Presentation on theme: "Investment Treaty Practice of China, Japan and Korea Arbitration Academy 2012: Class 1 (July2, 2012) Professor Hi-Taek Shin Seoul National University School."— Presentation transcript:
Investment Treaty Practice of China, Japan and Korea Arbitration Academy 2012: Class 1 (July2, 2012) Professor Hi-Taek Shin Seoul National University School of Law [work in progress: not to be quoted without permission]
Notes The powerpoint files are provided to students of Arbitration Academy As these files are work under progress, no quotation is permitted without the author’s written permission. In preparing the lecture, the author draws upon the expertise and previous studies by G. Wang, W. Shan and N. Gallagher (on Chinese practice), and S. Hamamoto and L. Nottage (on Japanese practice). However, all mistakes, if any, are the author’s own. The author recommends that students review the most recent data contained in World Investment Report 2012 released on July 5, 2012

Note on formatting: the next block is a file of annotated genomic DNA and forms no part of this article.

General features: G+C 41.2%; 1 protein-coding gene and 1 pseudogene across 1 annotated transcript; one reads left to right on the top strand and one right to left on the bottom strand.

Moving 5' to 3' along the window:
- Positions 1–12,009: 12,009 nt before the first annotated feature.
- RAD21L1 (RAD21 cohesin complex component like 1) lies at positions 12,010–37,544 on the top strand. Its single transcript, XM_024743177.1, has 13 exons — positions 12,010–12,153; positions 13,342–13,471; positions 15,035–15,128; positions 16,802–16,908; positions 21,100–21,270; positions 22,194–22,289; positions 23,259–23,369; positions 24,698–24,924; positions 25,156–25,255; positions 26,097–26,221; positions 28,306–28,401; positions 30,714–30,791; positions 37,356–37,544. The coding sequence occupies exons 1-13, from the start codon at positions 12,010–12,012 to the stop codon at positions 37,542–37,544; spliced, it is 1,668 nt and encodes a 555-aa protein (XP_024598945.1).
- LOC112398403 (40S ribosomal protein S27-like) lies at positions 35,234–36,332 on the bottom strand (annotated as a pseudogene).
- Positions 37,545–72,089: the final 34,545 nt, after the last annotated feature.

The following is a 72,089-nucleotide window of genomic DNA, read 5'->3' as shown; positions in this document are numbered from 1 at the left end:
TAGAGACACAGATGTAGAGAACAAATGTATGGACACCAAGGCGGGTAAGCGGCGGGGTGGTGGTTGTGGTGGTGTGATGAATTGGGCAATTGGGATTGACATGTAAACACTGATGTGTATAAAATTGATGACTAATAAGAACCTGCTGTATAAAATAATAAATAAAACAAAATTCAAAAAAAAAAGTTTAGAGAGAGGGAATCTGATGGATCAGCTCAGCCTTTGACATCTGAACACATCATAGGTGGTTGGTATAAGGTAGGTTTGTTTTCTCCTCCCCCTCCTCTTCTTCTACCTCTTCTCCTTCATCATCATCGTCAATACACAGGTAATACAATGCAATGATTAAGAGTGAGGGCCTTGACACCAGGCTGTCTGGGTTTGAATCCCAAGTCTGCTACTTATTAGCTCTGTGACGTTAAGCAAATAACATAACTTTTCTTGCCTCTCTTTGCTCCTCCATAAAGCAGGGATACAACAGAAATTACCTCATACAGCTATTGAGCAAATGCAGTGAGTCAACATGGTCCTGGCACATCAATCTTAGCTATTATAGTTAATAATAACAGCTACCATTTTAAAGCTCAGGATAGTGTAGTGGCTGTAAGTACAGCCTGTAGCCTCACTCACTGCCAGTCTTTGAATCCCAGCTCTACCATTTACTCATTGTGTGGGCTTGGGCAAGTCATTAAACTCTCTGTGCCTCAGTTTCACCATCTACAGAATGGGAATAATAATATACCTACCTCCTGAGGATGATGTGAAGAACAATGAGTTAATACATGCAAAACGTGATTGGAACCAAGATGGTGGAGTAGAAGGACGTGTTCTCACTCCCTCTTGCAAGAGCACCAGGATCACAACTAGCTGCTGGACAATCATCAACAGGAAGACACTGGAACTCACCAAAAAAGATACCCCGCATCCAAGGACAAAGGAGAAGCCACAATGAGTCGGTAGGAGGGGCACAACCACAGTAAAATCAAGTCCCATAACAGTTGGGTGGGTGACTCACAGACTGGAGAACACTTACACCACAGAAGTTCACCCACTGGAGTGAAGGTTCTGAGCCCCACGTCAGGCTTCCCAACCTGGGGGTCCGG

China, Japan and Korea in the World Economy
GDP: 7,298 billions(USD) Population: 1348millions Beijing Seoul Tokyo GDP: 1,116 billions(USD) Population: 50 millions GDP: 5,869 billions(USD) Population: 127 millions Source: IMF Base year: 2011
List of countries by GDP(Current, USD) 1United States15,094 billions 2China7,298 billions 3Japan5,869 billions 4Germany3,577 billions 5France2,776 billions 6Brazil2,492 billions 7United Kingdom2,417 billions 8Italy2,198 billions 9Russia1,850 billions 10Canada1,736 billions 11India1,676 billions 12Australia1,488 billions 13Spain1,850 billions 14Mexico1,154 billions 15Korea1,116 billions Source: IMF Base year: 2011